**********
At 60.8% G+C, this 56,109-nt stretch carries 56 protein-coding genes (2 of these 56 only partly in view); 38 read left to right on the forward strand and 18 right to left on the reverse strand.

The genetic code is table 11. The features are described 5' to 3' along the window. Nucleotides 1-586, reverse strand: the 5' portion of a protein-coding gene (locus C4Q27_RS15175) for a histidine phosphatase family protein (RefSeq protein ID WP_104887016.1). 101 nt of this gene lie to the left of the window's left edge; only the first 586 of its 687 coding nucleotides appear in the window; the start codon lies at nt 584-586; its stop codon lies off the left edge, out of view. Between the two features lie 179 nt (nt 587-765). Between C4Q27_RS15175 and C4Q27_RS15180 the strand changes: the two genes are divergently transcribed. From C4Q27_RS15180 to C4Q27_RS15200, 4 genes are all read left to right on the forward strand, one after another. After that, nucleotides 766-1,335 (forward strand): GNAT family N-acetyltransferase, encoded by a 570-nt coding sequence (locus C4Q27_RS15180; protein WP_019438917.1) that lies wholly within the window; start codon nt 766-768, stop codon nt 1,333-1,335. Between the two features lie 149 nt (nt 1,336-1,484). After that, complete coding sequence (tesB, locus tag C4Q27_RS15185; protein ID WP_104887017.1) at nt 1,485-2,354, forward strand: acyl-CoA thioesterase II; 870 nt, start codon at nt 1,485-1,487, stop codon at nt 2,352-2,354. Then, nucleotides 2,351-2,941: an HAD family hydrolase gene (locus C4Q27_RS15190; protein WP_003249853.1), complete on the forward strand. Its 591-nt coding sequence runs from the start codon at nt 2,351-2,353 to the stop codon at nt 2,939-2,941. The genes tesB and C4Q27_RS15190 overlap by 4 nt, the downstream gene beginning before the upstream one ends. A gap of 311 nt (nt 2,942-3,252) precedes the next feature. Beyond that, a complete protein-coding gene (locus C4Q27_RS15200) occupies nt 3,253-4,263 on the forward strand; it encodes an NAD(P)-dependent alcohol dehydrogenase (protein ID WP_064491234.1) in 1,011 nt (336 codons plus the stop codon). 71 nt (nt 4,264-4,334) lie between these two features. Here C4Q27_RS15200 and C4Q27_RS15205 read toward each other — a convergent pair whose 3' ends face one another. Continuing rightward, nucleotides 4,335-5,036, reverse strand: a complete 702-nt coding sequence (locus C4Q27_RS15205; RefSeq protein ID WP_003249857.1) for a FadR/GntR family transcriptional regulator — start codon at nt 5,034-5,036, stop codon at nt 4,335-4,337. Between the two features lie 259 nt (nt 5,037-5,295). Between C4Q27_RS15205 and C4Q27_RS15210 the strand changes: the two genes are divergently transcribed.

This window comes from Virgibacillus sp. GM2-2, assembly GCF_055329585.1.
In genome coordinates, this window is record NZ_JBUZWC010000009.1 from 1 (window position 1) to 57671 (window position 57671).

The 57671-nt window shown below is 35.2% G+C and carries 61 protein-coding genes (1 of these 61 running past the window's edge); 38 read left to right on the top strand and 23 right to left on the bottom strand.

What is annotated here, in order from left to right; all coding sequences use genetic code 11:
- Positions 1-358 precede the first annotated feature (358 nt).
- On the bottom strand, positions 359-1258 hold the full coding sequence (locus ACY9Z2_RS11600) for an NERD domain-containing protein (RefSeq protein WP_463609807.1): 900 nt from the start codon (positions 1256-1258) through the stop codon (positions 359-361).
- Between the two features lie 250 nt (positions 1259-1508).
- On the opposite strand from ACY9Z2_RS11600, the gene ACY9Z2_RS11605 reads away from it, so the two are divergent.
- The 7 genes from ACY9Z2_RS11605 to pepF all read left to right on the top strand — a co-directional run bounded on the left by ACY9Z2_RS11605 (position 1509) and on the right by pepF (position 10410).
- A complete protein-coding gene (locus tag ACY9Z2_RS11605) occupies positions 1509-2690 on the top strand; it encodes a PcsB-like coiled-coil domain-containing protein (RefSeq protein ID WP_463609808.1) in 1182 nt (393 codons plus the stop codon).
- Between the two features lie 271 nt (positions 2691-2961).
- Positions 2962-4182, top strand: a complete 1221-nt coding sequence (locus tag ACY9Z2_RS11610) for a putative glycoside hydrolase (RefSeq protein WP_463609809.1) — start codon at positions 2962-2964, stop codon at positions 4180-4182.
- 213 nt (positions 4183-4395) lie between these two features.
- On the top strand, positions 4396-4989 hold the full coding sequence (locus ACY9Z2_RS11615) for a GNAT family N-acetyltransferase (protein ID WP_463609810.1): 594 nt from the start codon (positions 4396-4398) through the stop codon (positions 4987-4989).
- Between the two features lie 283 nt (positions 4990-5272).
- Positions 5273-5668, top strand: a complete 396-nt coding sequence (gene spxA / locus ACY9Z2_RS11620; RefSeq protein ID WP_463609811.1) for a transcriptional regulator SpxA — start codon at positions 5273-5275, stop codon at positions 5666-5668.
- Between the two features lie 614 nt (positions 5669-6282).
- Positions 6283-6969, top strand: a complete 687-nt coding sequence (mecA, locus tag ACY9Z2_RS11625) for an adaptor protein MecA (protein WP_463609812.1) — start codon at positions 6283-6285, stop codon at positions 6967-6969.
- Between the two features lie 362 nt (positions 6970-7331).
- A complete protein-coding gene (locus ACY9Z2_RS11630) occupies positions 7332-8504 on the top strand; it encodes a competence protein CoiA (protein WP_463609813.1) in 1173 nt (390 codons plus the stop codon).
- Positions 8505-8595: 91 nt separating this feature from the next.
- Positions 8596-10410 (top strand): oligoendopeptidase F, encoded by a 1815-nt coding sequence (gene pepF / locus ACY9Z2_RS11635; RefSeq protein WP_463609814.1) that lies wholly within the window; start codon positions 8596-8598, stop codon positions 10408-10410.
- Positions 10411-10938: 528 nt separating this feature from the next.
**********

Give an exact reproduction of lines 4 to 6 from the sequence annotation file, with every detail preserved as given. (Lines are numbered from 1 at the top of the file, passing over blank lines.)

In genome coordinates, this window is record NZ_JBUZWC010000009.1 from 1 (window position 1) to 57671 (window position 57671).

The 57671-nt window shown below is 35.2% G+C and carries 61 protein-coding genes (1 of these 61 running past the window's edge); 38 read left to right on the top strand and 23 right to left on the bottom strand.

What is annotated here, in order from left to right; all coding sequences use genetic code 11: